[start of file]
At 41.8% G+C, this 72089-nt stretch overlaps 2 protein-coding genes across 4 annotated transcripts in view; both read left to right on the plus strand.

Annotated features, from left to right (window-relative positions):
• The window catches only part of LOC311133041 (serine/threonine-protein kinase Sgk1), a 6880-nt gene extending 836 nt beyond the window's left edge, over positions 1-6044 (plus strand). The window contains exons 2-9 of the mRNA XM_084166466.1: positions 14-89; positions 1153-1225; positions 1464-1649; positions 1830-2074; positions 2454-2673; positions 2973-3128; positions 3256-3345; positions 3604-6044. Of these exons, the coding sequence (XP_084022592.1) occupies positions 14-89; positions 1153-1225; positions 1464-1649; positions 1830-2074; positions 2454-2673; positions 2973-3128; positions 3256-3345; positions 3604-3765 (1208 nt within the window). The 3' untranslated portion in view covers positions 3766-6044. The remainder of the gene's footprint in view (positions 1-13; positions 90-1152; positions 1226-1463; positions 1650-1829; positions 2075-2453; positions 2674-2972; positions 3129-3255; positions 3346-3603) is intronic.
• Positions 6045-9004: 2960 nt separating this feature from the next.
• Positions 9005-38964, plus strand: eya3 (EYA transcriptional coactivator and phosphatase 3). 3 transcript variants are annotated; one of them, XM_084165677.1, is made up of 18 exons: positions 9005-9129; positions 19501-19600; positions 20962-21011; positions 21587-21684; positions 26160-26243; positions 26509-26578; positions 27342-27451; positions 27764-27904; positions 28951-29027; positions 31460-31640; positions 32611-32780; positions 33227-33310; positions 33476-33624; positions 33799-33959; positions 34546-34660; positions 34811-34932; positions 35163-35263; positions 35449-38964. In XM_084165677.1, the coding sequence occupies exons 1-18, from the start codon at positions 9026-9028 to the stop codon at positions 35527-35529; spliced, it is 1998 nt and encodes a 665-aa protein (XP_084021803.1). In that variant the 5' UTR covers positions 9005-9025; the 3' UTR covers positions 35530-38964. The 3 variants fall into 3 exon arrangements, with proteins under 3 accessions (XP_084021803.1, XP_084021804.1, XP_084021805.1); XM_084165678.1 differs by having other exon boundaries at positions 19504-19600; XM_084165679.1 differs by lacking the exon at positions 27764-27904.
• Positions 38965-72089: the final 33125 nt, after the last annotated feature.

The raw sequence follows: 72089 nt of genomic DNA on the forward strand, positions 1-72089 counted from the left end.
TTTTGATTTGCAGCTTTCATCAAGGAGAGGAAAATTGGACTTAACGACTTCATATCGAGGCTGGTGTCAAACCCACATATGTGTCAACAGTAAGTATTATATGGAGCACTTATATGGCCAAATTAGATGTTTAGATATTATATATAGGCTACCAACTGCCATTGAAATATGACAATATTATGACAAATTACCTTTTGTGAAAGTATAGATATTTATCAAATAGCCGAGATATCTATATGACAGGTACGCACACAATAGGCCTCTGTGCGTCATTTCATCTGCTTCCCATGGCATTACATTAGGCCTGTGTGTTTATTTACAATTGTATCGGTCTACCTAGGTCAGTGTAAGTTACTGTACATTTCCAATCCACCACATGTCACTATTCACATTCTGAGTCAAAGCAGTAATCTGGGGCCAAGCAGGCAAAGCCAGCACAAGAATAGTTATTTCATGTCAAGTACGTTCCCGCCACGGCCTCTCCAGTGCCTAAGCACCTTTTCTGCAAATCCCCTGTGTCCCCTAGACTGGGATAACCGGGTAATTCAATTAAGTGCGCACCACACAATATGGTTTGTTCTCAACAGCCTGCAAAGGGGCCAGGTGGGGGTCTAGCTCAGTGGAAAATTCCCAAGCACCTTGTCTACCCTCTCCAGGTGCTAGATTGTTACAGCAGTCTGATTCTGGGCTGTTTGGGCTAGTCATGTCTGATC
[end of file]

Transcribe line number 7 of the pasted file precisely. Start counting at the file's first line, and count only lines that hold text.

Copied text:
The raw sequence follows: 72089 nt of genomic DNA on the forward strand, positions 1-72089 counted from the left end.